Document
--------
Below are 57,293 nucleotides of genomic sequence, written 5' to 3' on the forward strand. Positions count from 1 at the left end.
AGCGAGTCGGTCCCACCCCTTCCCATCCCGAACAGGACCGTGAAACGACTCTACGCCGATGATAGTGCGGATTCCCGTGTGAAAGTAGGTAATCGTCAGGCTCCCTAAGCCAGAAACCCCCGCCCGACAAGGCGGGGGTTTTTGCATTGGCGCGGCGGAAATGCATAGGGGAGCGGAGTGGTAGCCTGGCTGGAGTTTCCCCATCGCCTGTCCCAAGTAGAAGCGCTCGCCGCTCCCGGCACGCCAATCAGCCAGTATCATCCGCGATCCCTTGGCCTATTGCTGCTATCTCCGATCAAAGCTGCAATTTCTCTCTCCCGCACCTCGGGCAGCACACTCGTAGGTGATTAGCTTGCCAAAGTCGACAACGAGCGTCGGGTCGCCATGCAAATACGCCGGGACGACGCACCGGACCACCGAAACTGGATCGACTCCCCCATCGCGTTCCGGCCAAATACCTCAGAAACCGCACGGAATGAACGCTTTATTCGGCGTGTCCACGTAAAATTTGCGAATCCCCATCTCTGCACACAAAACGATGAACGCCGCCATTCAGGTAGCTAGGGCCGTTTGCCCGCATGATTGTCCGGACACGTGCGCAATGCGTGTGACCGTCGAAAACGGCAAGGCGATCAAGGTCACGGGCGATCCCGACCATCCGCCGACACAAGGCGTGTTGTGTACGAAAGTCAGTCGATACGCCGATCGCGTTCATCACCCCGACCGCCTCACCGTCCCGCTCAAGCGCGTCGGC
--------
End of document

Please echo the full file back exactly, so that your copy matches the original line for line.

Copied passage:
Below are 57,293 nucleotides of genomic sequence, written 5' to 3' on the forward strand. Positions count from 1 at the left end.
AGCGAGTCGGTCCCACCCCTTCCCATCCCGAACAGGACCGTGAAACGACTCTACGCCGATGATAGTGCGGATTCCCGTGTGAAAGTAGGTAATCGTCAGGCTCCCTAAGCCAGAAACCCCCGCCCGACAAGGCGGGGGTTTTTGCATTGGCGCGGCGGAAATGCATAGGGGAGCGGAGTGGTAGCCTGGCTGGAGTTTCCCCATCGCCTGTCCCAAGTAGAAGCGCTCGCCGCTCCCGGCACGCCAATCAGCCAGTATCATCCGCGATCCCTTGGCCTATTGCTGCTATCTCCGATCAAAGCTGCAATTTCTCTCTCCCGCACCTCGGGCAGCACACTCGTAGGTGATTAGCTTGCCAAAGTCGACAACGAGCGTCGGGTCGCCATGCAAATACGCCGGGACGACGCACCGGACCACCGAAACTGGATCGACTCCCCCATCGCGTTCCGGCCAAATACCTCAGAAACCGCACGGAATGAACGCTTTATTCGGCGTGTCCACGTAAAATTTGCGAATCCCCATCTCTGCACACAAAACGATGAACGCCGCCATTCAGGTAGCTAGGGCCGTTTGCCCGCATGATTGTCCGGACACGTGCGCAATGCGTGTGACCGTCGAAAACGGCAAGGCGATCAAGGTCACGGGCGATCCCGACCATCCGCCGACACAAGGCGTGTTGTGTACGAAAGTCAGTCGATACGCCGATCGCGTTCATCACCCCGACCGCCTCACCGTCCCGCTCAAGCGCGTCGGC